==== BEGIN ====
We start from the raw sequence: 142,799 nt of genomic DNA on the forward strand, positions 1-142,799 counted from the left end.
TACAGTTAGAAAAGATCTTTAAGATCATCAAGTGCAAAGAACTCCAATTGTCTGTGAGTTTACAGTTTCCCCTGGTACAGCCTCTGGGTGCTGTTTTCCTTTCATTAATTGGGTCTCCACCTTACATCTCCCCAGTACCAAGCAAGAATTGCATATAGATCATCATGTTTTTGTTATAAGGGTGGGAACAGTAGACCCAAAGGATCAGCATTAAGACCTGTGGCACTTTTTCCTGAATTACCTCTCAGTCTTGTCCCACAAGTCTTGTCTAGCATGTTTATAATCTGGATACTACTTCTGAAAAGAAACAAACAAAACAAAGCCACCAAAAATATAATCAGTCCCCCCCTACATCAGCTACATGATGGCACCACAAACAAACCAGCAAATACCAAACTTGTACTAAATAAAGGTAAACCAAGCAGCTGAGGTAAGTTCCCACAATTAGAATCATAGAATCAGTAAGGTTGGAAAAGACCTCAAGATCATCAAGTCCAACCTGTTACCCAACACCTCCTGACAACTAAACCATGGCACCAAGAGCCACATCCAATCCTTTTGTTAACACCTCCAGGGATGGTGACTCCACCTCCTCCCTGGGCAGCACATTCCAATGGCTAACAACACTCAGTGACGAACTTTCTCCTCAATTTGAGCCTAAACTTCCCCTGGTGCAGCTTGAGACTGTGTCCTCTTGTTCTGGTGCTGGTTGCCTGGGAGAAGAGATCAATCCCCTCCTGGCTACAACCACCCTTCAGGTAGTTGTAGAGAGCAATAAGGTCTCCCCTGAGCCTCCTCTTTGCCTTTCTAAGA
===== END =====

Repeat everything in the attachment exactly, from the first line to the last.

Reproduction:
We start from the raw sequence: 142,799 nt of genomic DNA on the forward strand, positions 1-142,799 counted from the left end.
TACAGTTAGAAAAGATCTTTAAGATCATCAAGTGCAAAGAACTCCAATTGTCTGTGAGTTTACAGTTTCCCCTGGTACAGCCTCTGGGTGCTGTTTTCCTTTCATTAATTGGGTCTCCACCTTACATCTCCCCAGTACCAAGCAAGAATTGCATATAGATCATCATGTTTTTGTTATAAGGGTGGGAACAGTAGACCCAAAGGATCAGCATTAAGACCTGTGGCACTTTTTCCTGAATTACCTCTCAGTCTTGTCCCACAAGTCTTGTCTAGCATGTTTATAATCTGGATACTACTTCTGAAAAGAAACAAACAAAACAAAGCCACCAAAAATATAATCAGTCCCCCCCTACATCAGCTACATGATGGCACCACAAACAAACCAGCAAATACCAAACTTGTACTAAATAAAGGTAAACCAAGCAGCTGAGGTAAGTTCCCACAATTAGAATCATAGAATCAGTAAGGTTGGAAAAGACCTCAAGATCATCAAGTCCAACCTGTTACCCAACACCTCCTGACAACTAAACCATGGCACCAAGAGCCACATCCAATCCTTTTGTTAACACCTCCAGGGATGGTGACTCCACCTCCTCCCTGGGCAGCACATTCCAATGGCTAACAACACTCAGTGACGAACTTTCTCCTCAATTTGAGCCTAAACTTCCCCTGGTGCAGCTTGAGACTGTGTCCTCTTGTTCTGGTGCTGGTTGCCTGGGAGAAGAGATCAATCCCCTCCTGGCTACAACCACCCTTCAGGTAGTTGTAGAGAGCAATAAGGTCTCCCCTGAGCCTCCTCTTTGCCTTTCTAAGA